Alliance Party seeks Nama inquiry to restore ‘public trust’ in politics

Stormont party leaders invited to talks on setting up fully independent investigation

David Ford said as each day passed and every new allegation emerged regarding the controversial £1.3 billion Project Eagle property deal, “the public’s trust in the political system takes another blow”. File photograph: Brian Lawless/PA Wire

David Ford said as each day passed and every new allegation emerged regarding the controversial £1.3 billion Project Eagle property deal, “the public’s trust in the political system takes another blow”. File photograph: Brian Lawless/PA Wire

 

DUP leader Arlene Foster has warned Britain’s National Crime Agency

(NCA) investigation into Project Eagle will have to be complete before her party considers involvement in any inquiry.

Last week the BBC Spotlight programme broadcast allegations that Nama’s former Northern Ireland adviser Frank Cushnahan, has been secretly recorded accepting a £40,000 (€48,000) cash payment from a Nama borrower.

Deputy First Minister Sinn Féin’s Martin McGuinness told UTV he believes the DUP and other parties must co-operate with the inquiry

into the being established by the Irish Government.

“I believe there are many people within the DUP who are very concerned about the Spotlight programme and the revelations that took place within that programme,” he said. “And of course the revelations were directly related to people who were very closely associated with people in the DUP. Anybody that has any contribution to make to these inquiries should make themselves available.”

Speaking in Derry, Ms Foster said the NCA must be allowed to complete its investigation before the DUP makes any decision.

“I don’t think we should jump the gun in any of this. I can understand from other parties that they want to make party politics out of this matter. This is too serious an issue for that,” she said. “I want to get to the truth and have transparency in relation to this matter.”

Sinn Féin leader Gerry Adams accused Fine Gael and Fianna Fáil of providing political cover for the “robbing of citizens”.

Speaking at his party’s think-in in Co Meath, Mr Adams said the two parties continuously blocked inquiries into the Project Eagle deal.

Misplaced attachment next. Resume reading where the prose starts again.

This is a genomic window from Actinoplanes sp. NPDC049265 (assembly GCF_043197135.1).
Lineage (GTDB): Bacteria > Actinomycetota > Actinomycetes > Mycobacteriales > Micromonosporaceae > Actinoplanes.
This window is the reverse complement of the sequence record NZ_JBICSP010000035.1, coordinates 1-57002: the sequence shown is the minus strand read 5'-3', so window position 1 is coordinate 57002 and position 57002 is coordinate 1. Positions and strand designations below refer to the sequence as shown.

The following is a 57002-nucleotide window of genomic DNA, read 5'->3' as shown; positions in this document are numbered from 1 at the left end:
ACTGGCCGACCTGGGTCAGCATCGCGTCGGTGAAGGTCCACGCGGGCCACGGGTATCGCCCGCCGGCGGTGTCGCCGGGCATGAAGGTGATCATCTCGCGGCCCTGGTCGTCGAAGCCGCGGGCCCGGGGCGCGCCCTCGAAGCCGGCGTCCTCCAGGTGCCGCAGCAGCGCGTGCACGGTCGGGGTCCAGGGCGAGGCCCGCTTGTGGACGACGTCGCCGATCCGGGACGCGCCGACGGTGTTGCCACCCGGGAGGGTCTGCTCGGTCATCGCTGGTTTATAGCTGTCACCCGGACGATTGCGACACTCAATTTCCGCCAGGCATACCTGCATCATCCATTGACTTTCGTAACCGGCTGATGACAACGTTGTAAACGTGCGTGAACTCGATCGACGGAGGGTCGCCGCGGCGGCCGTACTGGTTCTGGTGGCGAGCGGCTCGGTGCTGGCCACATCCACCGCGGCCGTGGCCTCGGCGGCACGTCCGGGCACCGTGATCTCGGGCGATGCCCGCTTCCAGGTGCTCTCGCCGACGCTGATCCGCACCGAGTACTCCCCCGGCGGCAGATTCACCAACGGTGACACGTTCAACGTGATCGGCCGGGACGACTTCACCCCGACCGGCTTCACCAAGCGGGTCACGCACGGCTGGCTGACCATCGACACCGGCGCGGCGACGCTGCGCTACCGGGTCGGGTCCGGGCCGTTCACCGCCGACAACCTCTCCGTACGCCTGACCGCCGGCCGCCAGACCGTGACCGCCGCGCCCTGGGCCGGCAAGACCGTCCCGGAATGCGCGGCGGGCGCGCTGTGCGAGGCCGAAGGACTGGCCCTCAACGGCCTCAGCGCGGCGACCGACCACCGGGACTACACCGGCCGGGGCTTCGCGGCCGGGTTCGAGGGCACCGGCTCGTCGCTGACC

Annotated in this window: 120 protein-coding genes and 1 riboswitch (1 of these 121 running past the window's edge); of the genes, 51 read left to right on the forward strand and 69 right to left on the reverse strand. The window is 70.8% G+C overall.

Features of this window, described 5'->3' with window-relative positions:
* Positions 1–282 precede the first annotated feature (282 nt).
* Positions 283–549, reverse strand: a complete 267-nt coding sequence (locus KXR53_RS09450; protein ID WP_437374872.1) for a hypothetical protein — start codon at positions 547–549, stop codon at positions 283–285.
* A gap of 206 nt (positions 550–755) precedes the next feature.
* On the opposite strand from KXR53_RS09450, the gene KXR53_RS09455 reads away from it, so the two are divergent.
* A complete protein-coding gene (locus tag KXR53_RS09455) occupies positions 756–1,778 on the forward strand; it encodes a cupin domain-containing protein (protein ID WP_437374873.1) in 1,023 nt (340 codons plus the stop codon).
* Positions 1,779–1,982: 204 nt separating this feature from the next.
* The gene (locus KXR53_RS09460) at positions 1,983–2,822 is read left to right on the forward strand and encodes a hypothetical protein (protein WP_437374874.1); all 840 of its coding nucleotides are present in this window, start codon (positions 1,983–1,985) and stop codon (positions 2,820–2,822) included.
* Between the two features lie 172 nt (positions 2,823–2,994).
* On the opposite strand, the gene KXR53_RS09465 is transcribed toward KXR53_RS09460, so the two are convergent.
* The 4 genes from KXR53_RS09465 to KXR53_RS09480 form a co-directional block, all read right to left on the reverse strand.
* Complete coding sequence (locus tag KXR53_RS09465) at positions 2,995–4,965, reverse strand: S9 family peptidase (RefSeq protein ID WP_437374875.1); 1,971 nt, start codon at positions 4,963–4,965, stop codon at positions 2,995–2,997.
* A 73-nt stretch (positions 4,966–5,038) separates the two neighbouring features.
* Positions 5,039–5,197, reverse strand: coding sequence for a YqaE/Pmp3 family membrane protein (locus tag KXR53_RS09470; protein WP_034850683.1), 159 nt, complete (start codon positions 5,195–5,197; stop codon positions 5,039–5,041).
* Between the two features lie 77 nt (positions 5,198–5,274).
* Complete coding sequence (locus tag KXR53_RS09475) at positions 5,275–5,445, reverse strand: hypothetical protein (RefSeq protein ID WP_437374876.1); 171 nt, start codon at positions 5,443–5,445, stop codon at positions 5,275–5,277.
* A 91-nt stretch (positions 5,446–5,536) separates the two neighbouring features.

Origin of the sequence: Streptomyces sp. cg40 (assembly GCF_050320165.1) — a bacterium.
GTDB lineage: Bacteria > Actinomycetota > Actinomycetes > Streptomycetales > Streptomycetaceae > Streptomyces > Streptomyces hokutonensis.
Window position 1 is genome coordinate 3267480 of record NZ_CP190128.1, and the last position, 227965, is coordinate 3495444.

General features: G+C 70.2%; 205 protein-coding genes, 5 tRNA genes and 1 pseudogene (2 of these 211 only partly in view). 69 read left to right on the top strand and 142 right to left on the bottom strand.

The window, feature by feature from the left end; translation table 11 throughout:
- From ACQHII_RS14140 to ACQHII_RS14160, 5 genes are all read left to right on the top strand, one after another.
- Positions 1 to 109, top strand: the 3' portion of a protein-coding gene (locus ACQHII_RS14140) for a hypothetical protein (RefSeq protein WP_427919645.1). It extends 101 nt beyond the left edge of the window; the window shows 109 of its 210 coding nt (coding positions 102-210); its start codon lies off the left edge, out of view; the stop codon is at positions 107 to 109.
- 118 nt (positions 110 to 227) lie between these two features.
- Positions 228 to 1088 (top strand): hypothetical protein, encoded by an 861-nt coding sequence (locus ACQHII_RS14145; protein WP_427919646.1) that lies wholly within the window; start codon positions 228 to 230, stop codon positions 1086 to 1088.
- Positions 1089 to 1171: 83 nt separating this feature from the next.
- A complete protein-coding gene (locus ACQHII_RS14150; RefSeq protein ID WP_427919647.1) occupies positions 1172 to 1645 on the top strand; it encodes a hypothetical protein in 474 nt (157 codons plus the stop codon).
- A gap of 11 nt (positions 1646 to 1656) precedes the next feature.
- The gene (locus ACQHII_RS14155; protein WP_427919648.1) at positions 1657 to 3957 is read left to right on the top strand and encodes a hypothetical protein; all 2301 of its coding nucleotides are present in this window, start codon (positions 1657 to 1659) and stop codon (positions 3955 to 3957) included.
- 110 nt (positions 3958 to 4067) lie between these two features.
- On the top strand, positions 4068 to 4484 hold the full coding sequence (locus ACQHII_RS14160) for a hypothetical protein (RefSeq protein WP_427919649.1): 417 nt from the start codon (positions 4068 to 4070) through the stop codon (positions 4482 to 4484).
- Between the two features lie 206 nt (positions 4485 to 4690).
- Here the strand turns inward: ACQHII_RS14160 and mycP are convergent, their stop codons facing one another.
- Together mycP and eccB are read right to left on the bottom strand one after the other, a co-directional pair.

“Sinn Féin has raised the issue of Nama at least 34 times in the Dáil. I have spoken to the Taoiseach directly on this issue. I spoke three or four times to the Fianna Fáil leader on this, I actually wrote to the Fianna Fáil leader on the issue and he didn’t even bother to answer me. They voted against a commission of investigation,” Mr Adams said.

Mr Adams urged Ms Foster to assist with an all-island inquiry.

“ I don’t think Arlene Foster has anything to hide on this issue,” he said. “It is a mistake not to ensure maximum co-operation between the two jurisdictions. She leaves herself open to the accusation that the DUP has something to hide.I don’t think she has personally anything to hide.”

Meanwhile, SDLP leader Colum Eastwood has called for a joint investigation comprising An Garda Siochána, the PSNI, and the NCA.

Mr Eastwood also said his party would publish a draft Bill to amend Westminster legislation to allow for joint North-South investigations.

He said it was time for “action and certainty on getting to the truth around Nama” and that “it simply does not fly that any inquiry must wait for the NCA investigation”.

The Alliance Party leader David Ford has requested a meeting with other Stormont leaders to discuss the possibility of an independent investigation into alleged corruption surrounding Nama’s Project Eagle transaction.

David Ford said as each day passed and every new allegation emerged regarding the controversial £1.3 billion property deal, “the public’s trust in the political system takes another blow”.

An Alliance source said any investigation must be cross-Border, as the allegations emerging “don’t stop at the Border”.